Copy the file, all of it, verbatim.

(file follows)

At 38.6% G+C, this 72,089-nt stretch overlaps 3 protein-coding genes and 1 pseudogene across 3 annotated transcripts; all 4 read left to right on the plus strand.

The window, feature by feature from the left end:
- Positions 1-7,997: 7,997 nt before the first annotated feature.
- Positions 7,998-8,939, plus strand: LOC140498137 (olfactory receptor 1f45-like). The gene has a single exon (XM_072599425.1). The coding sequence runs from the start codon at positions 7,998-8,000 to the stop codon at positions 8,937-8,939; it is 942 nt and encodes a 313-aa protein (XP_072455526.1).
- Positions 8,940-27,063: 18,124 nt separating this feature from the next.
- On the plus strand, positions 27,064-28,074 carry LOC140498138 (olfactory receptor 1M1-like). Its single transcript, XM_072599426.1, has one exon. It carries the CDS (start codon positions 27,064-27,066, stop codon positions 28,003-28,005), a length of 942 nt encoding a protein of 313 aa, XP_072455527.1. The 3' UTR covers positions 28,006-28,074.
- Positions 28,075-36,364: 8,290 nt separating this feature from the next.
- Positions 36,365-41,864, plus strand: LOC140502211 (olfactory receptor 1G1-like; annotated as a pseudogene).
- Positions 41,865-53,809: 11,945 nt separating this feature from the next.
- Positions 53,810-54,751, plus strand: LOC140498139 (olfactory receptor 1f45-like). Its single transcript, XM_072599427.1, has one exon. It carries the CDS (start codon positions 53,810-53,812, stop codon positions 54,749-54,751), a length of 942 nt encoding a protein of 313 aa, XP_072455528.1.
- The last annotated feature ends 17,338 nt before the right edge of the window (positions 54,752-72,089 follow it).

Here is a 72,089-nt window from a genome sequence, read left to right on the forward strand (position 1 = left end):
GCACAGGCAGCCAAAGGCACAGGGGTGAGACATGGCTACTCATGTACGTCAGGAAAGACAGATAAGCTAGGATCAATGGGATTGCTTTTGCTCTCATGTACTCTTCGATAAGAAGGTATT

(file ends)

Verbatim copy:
At 38.6% G+C, this 72,089-nt stretch overlaps 3 protein-coding genes and 1 pseudogene across 3 annotated transcripts; all 4 read left to right on the plus strand.

The window, feature by feature from the left end:
- Positions 1-7,997: 7,997 nt before the first annotated feature.
- Positions 7,998-8,939, plus strand: LOC140498137 (olfactory receptor 1f45-like). The gene has a single exon (XM_072599425.1). The coding sequence runs from the start codon at positions 7,998-8,000 to the stop codon at positions 8,937-8,939; it is 942 nt and encodes a 313-aa protein (XP_072455526.1).
- Positions 8,940-27,063: 18,124 nt separating this feature from the next.
- On the plus strand, positions 27,064-28,074 carry LOC140498138 (olfactory receptor 1M1-like). Its single transcript, XM_072599426.1, has one exon. It carries the CDS (start codon positions 27,064-27,066, stop codon positions 28,003-28,005), a length of 942 nt encoding a protein of 313 aa, XP_072455527.1. The 3' UTR covers positions 28,006-28,074.
- Positions 28,075-36,364: 8,290 nt separating this feature from the next.
- Positions 36,365-41,864, plus strand: LOC140502211 (olfactory receptor 1G1-like; annotated as a pseudogene).
- Positions 41,865-53,809: 11,945 nt separating this feature from the next.
- Positions 53,810-54,751, plus strand: LOC140498139 (olfactory receptor 1f45-like). Its single transcript, XM_072599427.1, has one exon. It carries the CDS (start codon positions 53,810-53,812, stop codon positions 54,749-54,751), a length of 942 nt encoding a protein of 313 aa, XP_072455528.1.
- The last annotated feature ends 17,338 nt before the right edge of the window (positions 54,752-72,089 follow it).

Here is a 72,089-nt window from a genome sequence, read left to right on the forward strand (position 1 = left end):
GCACAGGCAGCCAAAGGCACAGGGGTGAGACATGGCTACTCATGTACGTCAGGAAAGACAGATAAGCTAGGATCAATGGGATTGCTTTTGCTCTCATGTACTCTTCGATAAGAAGGTATT